In mid-2014, the Alberta Society for the Prevention of Cruelty to Animals (SPCA) began a safekeeping program for domestic abuse victims who were leaving their abusive home but had no place to keep their animals safe.
While the Alberta SPCA’s program is currently only available in Edmonton – with 26 social service agencies currently participating – other SPCAs and humane societies are running programs throughout the province as well.
The program is offered to victims, whose information is kept confidential, at no charge. Animals receive temporary foster care and are given any necessary veterinary care such as checkups, vaccinations, any other treatments that are needed, and are spayed or neutered if requested by owner.
Shelters opened their arms to pets coming from violent homes after a study conducted from 2010 to 2011 by the Alberta SPCA – which surveyed 296 women in emergency shelters – revealed more than half of the women who had pets had delayed leaving their abusive homes because of them. In this same study, 85% of the women reported that their pets received threats by their partners and 36% reported their animals were harmed.
The study’s final report, written by principal researcher Dr. Donna Crawford and co-researcher Dr. Veronika Bohac Clarke, stated: “For women with animals they wished to protect by bringing them with as they left, solutions and assistance were not easy to find… many rural or farm women, especially those with livestock, were so affected by their circumstances that they simply did not, or could not, leave.”
According to the Alberta SPCA, the province has the second highest rate of self-reported domestic abuse in Canada.
The study revealed that children are also affected by violence that occurs within the home. Three of the victims’ adult children who were interviewed stated that their current relationships were greatly influenced by past experiences with violence.
“For the three child witnesses who were interviewed as adults, encountering animal and human violence as children meant they suffered both short and long-term personal repercussions as a result,” the study explained. Services providers who were also interviewed mentioned several ways children are affected by domestic abuse when there are pets in the house, including “worrying about the care and safety of animals left with the abuser; missing the animals’ emotional companionship; feeling guilty about not saving them; and fear of never seeing them again.”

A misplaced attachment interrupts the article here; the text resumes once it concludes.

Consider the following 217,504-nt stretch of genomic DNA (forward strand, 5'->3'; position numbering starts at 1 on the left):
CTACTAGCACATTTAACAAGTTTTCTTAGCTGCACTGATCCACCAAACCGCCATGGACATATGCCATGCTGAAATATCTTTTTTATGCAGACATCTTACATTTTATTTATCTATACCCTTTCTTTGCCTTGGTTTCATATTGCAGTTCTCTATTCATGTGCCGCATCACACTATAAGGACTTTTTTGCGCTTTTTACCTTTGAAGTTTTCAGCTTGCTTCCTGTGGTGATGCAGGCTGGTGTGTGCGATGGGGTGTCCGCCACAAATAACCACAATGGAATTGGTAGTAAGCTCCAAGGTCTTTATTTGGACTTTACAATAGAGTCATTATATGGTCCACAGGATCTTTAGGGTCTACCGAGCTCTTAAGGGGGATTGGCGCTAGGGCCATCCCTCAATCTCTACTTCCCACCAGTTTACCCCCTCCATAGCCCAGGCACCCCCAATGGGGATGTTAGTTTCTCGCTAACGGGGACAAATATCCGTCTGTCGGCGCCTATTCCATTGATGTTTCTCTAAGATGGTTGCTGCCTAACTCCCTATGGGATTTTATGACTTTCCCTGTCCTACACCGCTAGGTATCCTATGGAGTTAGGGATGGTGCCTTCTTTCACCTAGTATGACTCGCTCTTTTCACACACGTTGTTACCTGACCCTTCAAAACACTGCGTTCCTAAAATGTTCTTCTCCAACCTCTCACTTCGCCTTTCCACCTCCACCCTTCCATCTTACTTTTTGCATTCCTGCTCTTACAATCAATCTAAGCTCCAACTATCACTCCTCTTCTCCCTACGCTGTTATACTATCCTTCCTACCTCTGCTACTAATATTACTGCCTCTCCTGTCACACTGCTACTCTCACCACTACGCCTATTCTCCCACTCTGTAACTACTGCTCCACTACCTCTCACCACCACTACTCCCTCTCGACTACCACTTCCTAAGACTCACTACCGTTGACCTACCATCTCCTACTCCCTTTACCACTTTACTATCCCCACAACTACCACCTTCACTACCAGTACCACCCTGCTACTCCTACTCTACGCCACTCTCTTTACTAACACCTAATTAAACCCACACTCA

Of the 296 participants in the study, 75 had both children and animals while 59 had animals but no children.
Most of the participants either took their animals with them or left the animals with their partner. Both cases reveal a need for services provided by shelters.
“The dog is probably still with him or dead. I knew he would be homeless once I left, he would have no money or anywhere to live or any way to feed the dog,” said one respondent. “It was devastating to leave [dog’s name] and I knew what would happen, but it was the only safe way to get out of the house that day. I know he will take it out on him for me leaving; the dog will suffer for me and the kids.”
While most women stated they stayed longer in their relationship than they would have if there were no pets or animals, more than 62% of animal-owning respondents stated they were not afraid to seek help.
With more programs like the one the Alberta SPCA provides, domestic abuse victims will be more likely to seek help earlier and leave abusive environments knowing their animals will be taken care of.